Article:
At the Federal Employment Agency, the staff call them “founding members.”
They are referring to the people who have received so-called Hartz IV payments since this type of unemployment welfare benefit was introduced ten years ago. They number 980,000.
Hartz IV was a part of Germany’s most exhaustive social system reform. The initiative slashed benefits for those out of a job for more than 12 months and aimed to entice the unemployed to take any work, even if it did not pay well or they were overqualified.
The reform has since divided Germany, with one side claiming that stricter monitoring and lower benefits greatly reduce joblessness, and the other fearing a rise in temporary and low-paid work, creating a new low-wage sector.
Ten years on, the reforms are generally considered a success. Abroad, Germany is hailed for the restructuring. Experts say the reforms are partially responsible for the country’s recent “job miracle.” And yet, the problem of persistent and extreme long-term unemployment – the core target of the Hartz IV reforms – remains unsolved.
Experts say the Hartz IV reforms are partially responsible for the country’s recent “job miracle.”
Katrin Rutten has been in the Hartz IV system since its inception. She isn’t the stereotypical unemployment benefits recipient. The 33-year-old has nothing in common with the clichés of the unemployed, i.e. someone sitting in front of the television in sweat pants, with a beer bottle.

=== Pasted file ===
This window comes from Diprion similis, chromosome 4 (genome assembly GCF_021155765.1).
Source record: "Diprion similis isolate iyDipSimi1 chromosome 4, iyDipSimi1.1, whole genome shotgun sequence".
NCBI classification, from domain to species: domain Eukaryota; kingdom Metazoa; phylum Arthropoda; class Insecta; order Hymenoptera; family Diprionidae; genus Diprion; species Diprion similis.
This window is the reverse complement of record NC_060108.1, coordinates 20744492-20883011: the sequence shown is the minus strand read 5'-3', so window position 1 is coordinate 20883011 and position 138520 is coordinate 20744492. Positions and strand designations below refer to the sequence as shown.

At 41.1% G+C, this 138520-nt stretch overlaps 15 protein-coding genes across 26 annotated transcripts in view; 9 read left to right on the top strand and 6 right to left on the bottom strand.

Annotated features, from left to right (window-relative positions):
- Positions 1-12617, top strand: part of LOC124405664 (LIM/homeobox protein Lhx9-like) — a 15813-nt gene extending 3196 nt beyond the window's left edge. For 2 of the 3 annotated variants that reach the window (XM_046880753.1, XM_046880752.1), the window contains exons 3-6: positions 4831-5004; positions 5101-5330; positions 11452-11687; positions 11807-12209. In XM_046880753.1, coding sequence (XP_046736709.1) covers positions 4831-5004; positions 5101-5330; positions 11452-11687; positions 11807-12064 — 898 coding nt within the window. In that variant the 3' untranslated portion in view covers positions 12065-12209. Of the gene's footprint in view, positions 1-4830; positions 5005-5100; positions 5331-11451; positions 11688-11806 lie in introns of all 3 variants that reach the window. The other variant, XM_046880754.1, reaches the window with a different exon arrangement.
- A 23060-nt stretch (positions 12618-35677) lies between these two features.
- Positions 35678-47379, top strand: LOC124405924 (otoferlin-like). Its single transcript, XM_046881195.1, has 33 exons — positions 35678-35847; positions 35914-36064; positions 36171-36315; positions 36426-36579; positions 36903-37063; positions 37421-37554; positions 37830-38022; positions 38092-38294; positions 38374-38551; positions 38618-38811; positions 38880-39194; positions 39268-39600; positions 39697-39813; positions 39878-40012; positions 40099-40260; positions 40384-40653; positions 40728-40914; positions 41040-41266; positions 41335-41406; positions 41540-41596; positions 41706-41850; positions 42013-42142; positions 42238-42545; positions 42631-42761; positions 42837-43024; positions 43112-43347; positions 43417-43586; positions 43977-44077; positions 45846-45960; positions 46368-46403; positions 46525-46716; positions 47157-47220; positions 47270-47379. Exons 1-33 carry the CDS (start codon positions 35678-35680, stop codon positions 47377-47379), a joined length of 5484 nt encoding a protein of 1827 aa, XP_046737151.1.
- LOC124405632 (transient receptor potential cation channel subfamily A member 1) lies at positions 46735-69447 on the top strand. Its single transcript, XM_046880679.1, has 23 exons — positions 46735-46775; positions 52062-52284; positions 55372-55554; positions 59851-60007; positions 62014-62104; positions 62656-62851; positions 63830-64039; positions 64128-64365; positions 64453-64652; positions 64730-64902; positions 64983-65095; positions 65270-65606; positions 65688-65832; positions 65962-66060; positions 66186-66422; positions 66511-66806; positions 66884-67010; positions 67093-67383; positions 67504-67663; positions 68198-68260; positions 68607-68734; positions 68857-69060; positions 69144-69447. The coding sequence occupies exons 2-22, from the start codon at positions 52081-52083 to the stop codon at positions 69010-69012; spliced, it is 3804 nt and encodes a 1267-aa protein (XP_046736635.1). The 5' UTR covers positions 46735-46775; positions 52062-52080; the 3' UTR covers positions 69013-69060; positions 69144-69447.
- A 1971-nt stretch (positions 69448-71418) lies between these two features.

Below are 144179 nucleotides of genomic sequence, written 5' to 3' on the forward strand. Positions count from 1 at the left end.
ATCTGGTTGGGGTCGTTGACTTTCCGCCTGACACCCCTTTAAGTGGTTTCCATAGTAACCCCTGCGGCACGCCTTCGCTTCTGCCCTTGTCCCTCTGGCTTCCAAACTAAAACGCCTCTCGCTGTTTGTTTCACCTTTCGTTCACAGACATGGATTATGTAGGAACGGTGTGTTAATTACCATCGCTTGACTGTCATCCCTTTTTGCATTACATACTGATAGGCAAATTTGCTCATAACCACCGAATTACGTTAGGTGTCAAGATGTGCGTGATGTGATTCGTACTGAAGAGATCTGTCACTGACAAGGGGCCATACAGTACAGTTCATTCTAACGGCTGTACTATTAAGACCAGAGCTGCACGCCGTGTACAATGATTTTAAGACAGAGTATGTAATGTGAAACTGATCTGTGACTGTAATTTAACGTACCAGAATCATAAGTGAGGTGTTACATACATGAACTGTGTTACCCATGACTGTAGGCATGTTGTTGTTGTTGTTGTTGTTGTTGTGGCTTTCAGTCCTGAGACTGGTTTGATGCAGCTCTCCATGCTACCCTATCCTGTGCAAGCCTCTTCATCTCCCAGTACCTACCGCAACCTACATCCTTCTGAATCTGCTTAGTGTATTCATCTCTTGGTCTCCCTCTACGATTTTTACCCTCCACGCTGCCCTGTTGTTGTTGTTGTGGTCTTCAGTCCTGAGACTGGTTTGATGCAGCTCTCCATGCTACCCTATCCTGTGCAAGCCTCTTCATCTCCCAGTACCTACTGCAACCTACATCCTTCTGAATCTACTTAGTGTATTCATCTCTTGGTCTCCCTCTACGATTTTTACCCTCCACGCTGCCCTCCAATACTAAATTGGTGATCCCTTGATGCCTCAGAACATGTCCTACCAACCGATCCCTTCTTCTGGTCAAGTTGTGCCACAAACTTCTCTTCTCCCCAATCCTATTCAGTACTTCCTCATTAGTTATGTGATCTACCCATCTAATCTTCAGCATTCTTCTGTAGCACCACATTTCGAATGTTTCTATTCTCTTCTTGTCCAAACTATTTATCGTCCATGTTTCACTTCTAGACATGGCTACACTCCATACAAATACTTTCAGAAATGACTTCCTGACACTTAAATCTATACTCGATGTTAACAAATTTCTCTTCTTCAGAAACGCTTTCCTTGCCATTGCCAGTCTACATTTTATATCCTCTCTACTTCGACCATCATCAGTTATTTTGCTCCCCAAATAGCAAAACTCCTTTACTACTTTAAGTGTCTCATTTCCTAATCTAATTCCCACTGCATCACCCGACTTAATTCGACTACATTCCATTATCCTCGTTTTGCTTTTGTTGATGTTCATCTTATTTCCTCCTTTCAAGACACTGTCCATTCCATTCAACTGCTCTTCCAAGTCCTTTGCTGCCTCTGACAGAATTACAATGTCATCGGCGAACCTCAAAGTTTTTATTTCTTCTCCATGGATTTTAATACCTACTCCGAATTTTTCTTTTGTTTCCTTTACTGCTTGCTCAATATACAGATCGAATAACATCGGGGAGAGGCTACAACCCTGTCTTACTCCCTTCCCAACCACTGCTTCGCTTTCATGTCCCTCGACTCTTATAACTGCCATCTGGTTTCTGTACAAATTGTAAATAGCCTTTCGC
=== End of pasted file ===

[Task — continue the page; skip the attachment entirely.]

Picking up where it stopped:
Dressed in her light blue shirt, Ms. Rutten scrubs dirty plates or cuts up fruit every day. She works at a firm that provides school catering in the eastern German state of Brandenburg.
Ms. Rutten does not consider the job beneath her. Yet her salary isn’t enough to cover the cost of living. That is why Ms. Rutten is a recipient of top-up payments, one of the 1.3 million people who receive Hartz IV benefits in addition to their normal salary.
Even Germany's new minimum wage of €8.50 ($10) per hour, introduced on 1 January, won’t change that. Ms. Rutten’s hourly rate is already €8.50. Even if she made twice that money, it wouldn’t be enough. Ms. Rutten’s problem is the fact that she only works an average of 3.5 hours per day. That way, her wage amounts to €595 per month.
Most top-up-recipients only work a few hours per week. According to the Institute for Employment Research, 95 percent of them will still require state support after the introduction of the minimum wage.
One of the reasons why Katrin Rutten doesn’t work longer hours are her four children. About 40 percent of all single parents depend on Hartz IV. Often they lack proper childcare options.
But that is not the only problem. Ms. Rutten, for example, has passed up an offer to take an apprenticeship at a DIY store. “They work until 11p.m. there, I wouldn’t get to see my kids at all,” she says.
About 40 percent of all single parents depend on Hartz IV.
Single parents often require government assistance for long stretches of time. About 110,000 of all aid recipients fall into this category. In addition, one third of the long-term beneficiaries are over 50 years of age. Women are overrepresented at 55 percent of all recipients.